As with Fox and ESPN, now we have NBC insisting on a Brit voice for its soccer telecasts. Arlo White will be their man -- there’s a nice American touch there, he was named Arlo for folk-singer Arlo Guthrie, but he’s from Leicester in England.
I’ve had plenty to say, none of it good, about the Brits used by Fox and ESPN, because in most cases it has been clear that they have been chosen solely because of their accent, and not because of any particular suitability for the job. Come to that, none of them seems to me any better than the leading Americans.
The case of Arlo White is rather different. Because he does know a thing or two about MLS, having been working for the last two seasons as the broadcaster for the Seattle Sounders. I’ve heard a lot of those broadcasts, and have found White to be one of the best MLS commentators around.
His knowledge of the game is more than adequate (I know, that ought to be a given -- but believe me, it is not, not even among all the inarticulate or over-articulate ex-players who clutter the booths these days). He identifies players quickly and clearly. And he maintains a level head.
Broadcasting for Seattle, the most successful team in MLS history at drawing massive crowds, must have been a situation full of the temptation to overhype everything, to play the role of the home announcer to the hilt.
Yet I never recall White doing this. I do recall him being level-headed and presenting an objective view of what was going on down on the field, even during heated moments.
As I say, that could not have been easy. Though there was one factor that greatly helped White to present a sharp, informative, but always up-to-the-second commentary: the fact that he was broadcasting solo. I’m pretty sure that all the times that I heard him, he was on his own.
What a difference that makes. No partner to yak with, to giggle with, to interrupt or be interrupted by, no embarrassing “competitive reminiscences” to use novelist Vladimir Nabokov’s apt phrase. And none of that deadly super-clever analysis that the experts delight in lumbering us with.
What a relief! But it was to be expected that NBC would provide White with a partner. It will be Kyle Martino, coming straight over from Fox, with his good looks, his TV smile, and his strong tendency to talk too much.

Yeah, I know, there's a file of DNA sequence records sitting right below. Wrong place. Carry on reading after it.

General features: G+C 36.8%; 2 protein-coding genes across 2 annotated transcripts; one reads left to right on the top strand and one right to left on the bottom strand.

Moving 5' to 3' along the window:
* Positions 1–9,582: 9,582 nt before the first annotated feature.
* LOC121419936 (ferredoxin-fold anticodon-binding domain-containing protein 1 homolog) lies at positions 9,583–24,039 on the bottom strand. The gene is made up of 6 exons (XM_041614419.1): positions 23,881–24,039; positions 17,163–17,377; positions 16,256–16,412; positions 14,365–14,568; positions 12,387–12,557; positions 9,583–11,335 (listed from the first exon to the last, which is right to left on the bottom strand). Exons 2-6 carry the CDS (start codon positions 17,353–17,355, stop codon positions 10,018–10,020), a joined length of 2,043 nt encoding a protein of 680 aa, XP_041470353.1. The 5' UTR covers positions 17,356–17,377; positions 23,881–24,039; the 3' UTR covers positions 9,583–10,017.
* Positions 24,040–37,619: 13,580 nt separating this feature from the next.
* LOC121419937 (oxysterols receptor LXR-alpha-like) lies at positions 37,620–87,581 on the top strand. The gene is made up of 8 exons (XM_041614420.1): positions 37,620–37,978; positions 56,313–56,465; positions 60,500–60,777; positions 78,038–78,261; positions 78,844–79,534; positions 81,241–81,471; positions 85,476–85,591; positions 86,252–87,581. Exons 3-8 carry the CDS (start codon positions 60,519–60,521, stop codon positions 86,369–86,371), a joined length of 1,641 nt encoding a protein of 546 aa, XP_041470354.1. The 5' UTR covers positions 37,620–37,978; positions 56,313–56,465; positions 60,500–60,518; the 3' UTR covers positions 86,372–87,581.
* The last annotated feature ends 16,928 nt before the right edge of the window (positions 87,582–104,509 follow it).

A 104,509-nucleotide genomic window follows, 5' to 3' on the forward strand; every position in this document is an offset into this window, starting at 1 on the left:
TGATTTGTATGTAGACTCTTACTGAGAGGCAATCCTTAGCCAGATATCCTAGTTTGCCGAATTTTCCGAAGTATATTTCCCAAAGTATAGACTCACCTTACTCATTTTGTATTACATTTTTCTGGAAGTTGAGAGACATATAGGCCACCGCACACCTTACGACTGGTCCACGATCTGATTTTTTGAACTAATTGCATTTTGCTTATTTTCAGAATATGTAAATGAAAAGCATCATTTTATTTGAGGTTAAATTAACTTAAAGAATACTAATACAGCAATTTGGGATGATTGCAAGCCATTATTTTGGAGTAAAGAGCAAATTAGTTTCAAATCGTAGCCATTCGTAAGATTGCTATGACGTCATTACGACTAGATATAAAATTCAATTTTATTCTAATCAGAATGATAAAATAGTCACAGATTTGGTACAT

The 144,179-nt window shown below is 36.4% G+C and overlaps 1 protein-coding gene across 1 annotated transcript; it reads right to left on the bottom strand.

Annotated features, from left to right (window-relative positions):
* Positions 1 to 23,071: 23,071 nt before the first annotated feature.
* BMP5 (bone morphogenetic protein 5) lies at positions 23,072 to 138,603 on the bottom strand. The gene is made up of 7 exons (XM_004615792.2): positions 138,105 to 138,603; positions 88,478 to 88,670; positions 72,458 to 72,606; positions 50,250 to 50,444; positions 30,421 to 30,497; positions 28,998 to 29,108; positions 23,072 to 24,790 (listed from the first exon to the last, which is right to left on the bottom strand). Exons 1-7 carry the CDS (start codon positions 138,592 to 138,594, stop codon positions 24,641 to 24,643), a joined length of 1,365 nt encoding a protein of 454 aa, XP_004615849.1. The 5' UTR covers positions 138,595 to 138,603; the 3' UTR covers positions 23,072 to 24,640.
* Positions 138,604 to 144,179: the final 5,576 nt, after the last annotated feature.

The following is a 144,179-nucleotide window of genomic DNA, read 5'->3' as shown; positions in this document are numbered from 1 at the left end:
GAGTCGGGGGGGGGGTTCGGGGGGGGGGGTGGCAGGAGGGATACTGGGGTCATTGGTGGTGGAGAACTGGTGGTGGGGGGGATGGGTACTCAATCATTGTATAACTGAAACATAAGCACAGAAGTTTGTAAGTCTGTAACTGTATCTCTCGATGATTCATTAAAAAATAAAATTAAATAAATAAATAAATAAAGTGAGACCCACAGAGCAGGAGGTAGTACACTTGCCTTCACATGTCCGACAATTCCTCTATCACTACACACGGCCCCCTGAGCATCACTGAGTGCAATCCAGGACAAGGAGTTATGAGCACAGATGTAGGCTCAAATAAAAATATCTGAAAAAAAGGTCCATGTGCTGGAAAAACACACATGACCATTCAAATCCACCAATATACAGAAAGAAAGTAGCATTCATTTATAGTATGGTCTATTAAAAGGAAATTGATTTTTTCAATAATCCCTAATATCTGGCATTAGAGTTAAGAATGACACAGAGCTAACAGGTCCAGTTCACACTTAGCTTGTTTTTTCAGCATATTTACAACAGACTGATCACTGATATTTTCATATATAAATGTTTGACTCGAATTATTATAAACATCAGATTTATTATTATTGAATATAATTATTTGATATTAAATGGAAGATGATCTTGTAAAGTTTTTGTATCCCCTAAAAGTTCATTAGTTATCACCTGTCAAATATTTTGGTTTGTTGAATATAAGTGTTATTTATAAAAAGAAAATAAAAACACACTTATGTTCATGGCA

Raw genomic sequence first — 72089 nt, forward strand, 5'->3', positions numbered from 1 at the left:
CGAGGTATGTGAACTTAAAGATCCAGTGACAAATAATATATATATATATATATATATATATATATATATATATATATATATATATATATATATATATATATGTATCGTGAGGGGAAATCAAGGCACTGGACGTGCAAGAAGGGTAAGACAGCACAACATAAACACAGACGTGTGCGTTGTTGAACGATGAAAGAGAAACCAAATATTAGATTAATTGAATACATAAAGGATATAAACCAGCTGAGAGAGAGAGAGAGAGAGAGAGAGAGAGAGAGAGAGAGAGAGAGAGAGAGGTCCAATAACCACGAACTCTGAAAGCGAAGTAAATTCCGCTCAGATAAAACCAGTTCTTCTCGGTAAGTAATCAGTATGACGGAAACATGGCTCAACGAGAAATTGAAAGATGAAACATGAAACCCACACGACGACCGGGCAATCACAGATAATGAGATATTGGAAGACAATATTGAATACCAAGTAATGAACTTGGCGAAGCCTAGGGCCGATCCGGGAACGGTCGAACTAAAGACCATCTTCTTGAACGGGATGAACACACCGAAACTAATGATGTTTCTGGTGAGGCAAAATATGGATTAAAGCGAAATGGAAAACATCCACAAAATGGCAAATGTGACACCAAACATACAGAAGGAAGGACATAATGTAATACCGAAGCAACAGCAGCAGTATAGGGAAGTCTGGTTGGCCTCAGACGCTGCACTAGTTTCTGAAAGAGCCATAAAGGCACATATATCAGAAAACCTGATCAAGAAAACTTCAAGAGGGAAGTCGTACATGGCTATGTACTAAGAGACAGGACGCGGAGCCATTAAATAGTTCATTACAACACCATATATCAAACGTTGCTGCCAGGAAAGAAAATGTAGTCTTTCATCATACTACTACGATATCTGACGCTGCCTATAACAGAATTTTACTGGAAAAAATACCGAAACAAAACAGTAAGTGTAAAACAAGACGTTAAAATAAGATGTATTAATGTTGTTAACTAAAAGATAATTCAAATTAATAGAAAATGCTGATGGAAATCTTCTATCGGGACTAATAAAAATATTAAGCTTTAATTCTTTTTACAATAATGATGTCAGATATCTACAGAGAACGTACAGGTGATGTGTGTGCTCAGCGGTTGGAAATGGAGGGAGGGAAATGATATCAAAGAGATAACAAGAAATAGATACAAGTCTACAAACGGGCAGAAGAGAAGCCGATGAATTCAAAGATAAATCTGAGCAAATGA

Maybe White can teach him to say less, and make it more meaningful. I don’t see why not. Constant -- and often quite silly -- analysis (and these guys prattle on during live action if you please) is what makes most telecasts such a pain in the neck.
We shall see. But there is one highly puzzling aspect of these telecasts. Let me quote from the NBC press release:
“Taking a page from NBC Sports Group’s hockey coverage, which employs an “Inside the Glass” analyst, Martino will be stationed “Between the Benches” during the games with White in the broadcast booth. From this vantage point, Martino will provide the fans with unique field level insight in addition to game analysis.”
Well, good luck with that Kyle. I’m not aware that any country anywhere -- countries that have been soccer telecasts for decades -- have had that shaft of brilliance descend upon them.
For a very good reason. Sitting at field level, on the halfway line, is probably one of the worst seats in the stadium for seeing anything clearly -- unless it happens right in front of you. Whatever Martino’s “Between the Benches” site may be called, it is decidedly not a “vantage point."
Much more like a disadvantage. We always joke when a coach is asked whether he saw a certain play, and he replies “I didn’t get a clear view from my position on the bench, I’ve got one of the worst seats in the house you know.” Plenty of times, he’s simply dodging the question, but he has a point.
His field level position means he has no overview of the game, cannot see positional play at all clearly, or make out patterns of play as they develop, or fail to develop. It also means that he usually has to view the action through a group of players, any one or more of whom is likely to block his line of sight. Perhaps worst of all, the halfway line position selected by NBC means that poor Martino will be around 35 yards distant from both penalty areas, where most of the crucial action happens.
I fear the worst. The only “action” that Martino will be near is the non-stop ranting and raving of the coaches. Fortunately, NBC will get under way with the Red Bulls’ Hans Backe, who is wonderfully serene on the sideline. And FC Dallas' Schellas Hyndman, also a relatively relaxed presence.
Maybe it won’t be too bad. But please, Kyle, spare us the “inside” chats with the coaches. You will surely have learned by now that they rarely have anything interesting to say. (Though a word or two with the referee wouldn’t be a bad idea, should MLS allow you that. Which they won’t.) Good luck, guys!